#20, Jorge Posada.  Posada is one of my all-time favorite Yankees.  I loved his ability as much as I loved his fire and passion.  Unfortunately, such fire and passion is a double-edged sword.  The bad side of such passion reared its ugly head versus the Red Sox on May 14.  At the time, Posada was batting .196 and Girardi opted to move Jorge down to the #9 spot.  This unfortunately occurred on a nationwide Fox broadcast versus the Red Sox which lead to a never-ending tirade of opinions all over the country.  Luckily, I was at Yankee Stadium for the game and therefore missed most of the media speculation at the time.  Was Jorge wrong?  110% yes.  But I can understand making the wrong decision based on emotions.  We’ve all made these mistakes.  At the end of the day, Jorge apologized and I can respect that.  Since the drama, Posada has certainly done better.  His June numbers (.382/.419/.588) in 68 at-bats were clearly much more promising.  I don’t know what to expect from Jorge.  He’s nearly done, that’s for sure.  But just when I was about to say he’s absolutely done, he posted a .429 wOBA for June.  For the second half, I can only hope that Jorge can be competitive and end his career on as high a note as possible.  From a fan standpoint, it was difficult to watch him struggle so much in April and May.  From a team standpoint, his numbers were horribly low for a DH.  While his June numbers are too high to continue, I hope that Jorge doesn’t regress back to his April and May numbers.  I’m just not sure how much gas he has left in the tank.  


    #55, Russell Martin.  Everyone seemed to fall in love with Russell Martin right off the bat.  And who can blame them?  He’s been stronger defensively than the Yankees  have been accustomed to over the past couple of years  and he came out of the gates firing on all cylinders, posting impressive offensive numbers early on.  Yankee staff and fans knew the deal with Martin – He produces solid numbers and substantial ability if he can stay healthy.  In early June, Martin was sidelined with lower back ailments which forced him to miss 7 of 8 games.  Below are Martin’s splits by month so far this season:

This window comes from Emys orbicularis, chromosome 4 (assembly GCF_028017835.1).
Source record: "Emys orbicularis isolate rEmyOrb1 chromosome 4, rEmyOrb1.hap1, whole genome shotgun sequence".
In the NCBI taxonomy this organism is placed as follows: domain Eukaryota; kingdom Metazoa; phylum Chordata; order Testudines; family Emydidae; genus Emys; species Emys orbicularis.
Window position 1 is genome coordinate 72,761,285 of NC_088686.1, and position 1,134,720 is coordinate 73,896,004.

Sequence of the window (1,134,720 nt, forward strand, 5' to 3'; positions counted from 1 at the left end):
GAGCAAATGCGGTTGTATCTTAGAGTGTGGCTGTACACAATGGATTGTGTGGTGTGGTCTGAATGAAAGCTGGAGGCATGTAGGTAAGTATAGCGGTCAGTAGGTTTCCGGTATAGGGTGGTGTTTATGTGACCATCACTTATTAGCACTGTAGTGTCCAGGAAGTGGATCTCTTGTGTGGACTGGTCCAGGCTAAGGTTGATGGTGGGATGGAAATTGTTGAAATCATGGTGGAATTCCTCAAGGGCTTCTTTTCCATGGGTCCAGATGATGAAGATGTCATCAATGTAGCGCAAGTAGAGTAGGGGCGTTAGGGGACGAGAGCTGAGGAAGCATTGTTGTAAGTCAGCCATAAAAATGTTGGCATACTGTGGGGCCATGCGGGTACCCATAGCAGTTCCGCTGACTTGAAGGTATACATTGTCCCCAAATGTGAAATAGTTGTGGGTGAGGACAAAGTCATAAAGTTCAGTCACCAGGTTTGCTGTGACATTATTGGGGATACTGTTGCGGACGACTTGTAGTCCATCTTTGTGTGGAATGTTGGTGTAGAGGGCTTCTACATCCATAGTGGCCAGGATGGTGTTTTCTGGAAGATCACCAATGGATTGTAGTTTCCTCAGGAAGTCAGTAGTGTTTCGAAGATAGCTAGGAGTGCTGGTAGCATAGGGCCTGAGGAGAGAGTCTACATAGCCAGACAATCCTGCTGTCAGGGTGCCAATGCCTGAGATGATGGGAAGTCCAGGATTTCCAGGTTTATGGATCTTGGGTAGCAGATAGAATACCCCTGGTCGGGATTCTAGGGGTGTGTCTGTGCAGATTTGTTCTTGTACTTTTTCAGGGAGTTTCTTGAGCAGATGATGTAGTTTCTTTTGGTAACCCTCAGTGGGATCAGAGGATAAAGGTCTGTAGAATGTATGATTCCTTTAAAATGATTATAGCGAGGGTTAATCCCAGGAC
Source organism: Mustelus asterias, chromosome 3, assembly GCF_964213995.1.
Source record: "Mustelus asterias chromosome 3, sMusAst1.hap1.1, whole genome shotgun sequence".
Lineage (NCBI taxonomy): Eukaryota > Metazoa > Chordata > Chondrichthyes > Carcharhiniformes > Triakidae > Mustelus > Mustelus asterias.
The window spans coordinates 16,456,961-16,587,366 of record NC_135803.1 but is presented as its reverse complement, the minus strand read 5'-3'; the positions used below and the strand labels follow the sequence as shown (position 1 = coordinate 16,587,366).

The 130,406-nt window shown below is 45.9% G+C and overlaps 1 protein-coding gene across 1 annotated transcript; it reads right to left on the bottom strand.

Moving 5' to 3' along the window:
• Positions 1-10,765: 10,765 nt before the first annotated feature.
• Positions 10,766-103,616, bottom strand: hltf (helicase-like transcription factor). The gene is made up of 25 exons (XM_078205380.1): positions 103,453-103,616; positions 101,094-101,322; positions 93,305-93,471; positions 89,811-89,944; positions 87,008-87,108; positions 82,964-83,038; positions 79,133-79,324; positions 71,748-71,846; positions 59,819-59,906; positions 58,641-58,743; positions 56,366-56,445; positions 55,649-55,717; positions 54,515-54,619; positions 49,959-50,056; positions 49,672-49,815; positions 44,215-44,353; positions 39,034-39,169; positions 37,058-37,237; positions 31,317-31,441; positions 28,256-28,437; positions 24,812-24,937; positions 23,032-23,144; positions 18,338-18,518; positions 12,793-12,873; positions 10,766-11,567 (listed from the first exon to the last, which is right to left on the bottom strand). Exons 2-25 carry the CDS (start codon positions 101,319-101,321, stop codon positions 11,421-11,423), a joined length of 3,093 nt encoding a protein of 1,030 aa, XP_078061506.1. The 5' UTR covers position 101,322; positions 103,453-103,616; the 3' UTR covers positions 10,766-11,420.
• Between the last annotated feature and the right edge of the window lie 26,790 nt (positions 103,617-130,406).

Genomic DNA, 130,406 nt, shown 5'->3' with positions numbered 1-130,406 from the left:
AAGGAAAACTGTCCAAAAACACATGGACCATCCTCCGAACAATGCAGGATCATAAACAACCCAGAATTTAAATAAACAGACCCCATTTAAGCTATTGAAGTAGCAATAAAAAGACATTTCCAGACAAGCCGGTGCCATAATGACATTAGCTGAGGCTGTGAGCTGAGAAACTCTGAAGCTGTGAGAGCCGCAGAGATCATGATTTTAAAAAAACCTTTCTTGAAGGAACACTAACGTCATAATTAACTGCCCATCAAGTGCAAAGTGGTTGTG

March:  .333/.333/.333
    April:     .292/.378/.597  // .423 wOBA
    May:      .200/.333/.347 // .322 wOBA
    June:     .185/.274/.241 // .242 wOBA
    July:       .143/.250/.214 // .207 wOBA

    He has consistently gone down in offensive performance with each passing month.  More alarmingly, his regression started prior to his early June back injuries.  He still provides the Yankees with a solid defensive catcher who has developed strong relationships with the pitching staff.  I only hope that he can become a stronger offensive threat as the season goes on.  Like Swisher, the Yankees don’t need Martin to be an all-star catcher (even though he technically is one this season), but they need him to at least provide a little spark offensively.  He doesn’t need to bat .300, but if he could get closer to his career .361 OBP and .336 wOBA, the Yankees would benefit a great deal.

    #11, Brett Gardner.  Gardner finished the first half of 2011 (.265/.348/.394) with almost identical numbers to his career (.267/.356/.374).  These numbers don’t tell the whole story though, in what has been a very streaky season for Brett.  Baseball is a game of slumps and Gardner has been no stranger to that this season.  After a horrible April (.194/.280/.403), he had a very good May (.301/.379/.373) and an outstanding June (.317/.404/.463).  He has been in a slump for the beginning of July (.200/.273/.264) and will hopefully benefit from some time off during the All-Star break this week.  I like Gardner a lot.  He brings something different to the Yankee lineup  with his speed and grittiness.  And his defense has been immeasurable.  As aforementioned, his UZR lead all of baseball last week.  The Yankees pretty much have two centerfielders in Granderson and Gardner.